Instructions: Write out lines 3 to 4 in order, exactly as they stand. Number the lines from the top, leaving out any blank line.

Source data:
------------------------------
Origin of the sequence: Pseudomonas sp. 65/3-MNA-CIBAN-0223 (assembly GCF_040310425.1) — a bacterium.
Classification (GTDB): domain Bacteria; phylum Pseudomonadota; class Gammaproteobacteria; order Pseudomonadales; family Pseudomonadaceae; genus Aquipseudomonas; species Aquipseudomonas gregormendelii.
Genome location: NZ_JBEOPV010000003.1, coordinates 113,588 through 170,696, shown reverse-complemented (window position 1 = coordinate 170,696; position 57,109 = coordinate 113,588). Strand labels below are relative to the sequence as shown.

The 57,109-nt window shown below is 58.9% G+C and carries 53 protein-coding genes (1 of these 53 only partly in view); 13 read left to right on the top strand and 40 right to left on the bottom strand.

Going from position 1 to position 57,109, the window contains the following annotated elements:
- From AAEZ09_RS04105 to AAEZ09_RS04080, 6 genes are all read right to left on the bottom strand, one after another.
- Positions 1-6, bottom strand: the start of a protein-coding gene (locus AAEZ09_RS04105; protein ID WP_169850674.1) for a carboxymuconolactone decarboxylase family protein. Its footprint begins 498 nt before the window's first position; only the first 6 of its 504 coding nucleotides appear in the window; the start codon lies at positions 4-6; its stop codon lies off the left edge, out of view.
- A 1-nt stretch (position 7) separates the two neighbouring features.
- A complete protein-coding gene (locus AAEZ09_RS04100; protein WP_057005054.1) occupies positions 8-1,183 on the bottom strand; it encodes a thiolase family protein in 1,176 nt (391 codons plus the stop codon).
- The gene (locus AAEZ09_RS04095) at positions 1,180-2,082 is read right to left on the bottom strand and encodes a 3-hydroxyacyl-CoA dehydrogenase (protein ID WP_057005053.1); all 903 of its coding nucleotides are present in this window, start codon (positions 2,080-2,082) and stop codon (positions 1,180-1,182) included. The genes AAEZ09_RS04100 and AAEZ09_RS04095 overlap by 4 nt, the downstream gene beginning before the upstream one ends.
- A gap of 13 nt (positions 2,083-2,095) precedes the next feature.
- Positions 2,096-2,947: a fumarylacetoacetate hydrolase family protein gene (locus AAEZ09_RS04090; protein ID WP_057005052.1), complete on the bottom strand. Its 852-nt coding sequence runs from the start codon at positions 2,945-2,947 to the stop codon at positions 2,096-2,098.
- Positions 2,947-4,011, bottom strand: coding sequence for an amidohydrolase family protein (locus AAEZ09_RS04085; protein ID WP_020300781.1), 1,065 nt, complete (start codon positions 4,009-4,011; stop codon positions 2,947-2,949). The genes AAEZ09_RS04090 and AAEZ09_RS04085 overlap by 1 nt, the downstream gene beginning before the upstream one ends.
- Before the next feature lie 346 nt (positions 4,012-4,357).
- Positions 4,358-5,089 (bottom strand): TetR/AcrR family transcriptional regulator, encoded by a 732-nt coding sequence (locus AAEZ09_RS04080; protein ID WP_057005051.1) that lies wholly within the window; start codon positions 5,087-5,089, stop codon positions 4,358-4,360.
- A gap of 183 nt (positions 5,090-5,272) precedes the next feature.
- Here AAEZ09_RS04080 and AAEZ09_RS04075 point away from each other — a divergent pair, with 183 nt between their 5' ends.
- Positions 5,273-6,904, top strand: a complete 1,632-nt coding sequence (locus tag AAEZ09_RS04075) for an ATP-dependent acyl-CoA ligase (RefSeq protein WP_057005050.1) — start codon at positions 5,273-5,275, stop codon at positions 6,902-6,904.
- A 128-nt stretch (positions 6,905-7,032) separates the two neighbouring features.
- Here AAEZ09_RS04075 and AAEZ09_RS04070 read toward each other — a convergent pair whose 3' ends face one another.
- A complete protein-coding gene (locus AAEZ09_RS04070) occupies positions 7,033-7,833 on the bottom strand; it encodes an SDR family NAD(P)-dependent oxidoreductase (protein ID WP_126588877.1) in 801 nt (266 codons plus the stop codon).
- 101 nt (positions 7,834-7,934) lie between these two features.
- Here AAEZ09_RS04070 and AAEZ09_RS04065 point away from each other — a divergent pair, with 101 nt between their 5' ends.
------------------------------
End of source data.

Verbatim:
Genome location: NZ_JBEOPV010000003.1, coordinates 113,588 through 170,696, shown reverse-complemented (window position 1 = coordinate 170,696; position 57,109 = coordinate 113,588). Strand labels below are relative to the sequence as shown.

The 57,109-nt window shown below is 58.9% G+C and carries 53 protein-coding genes (1 of these 53 only partly in view); 13 read left to right on the top strand and 40 right to left on the bottom strand.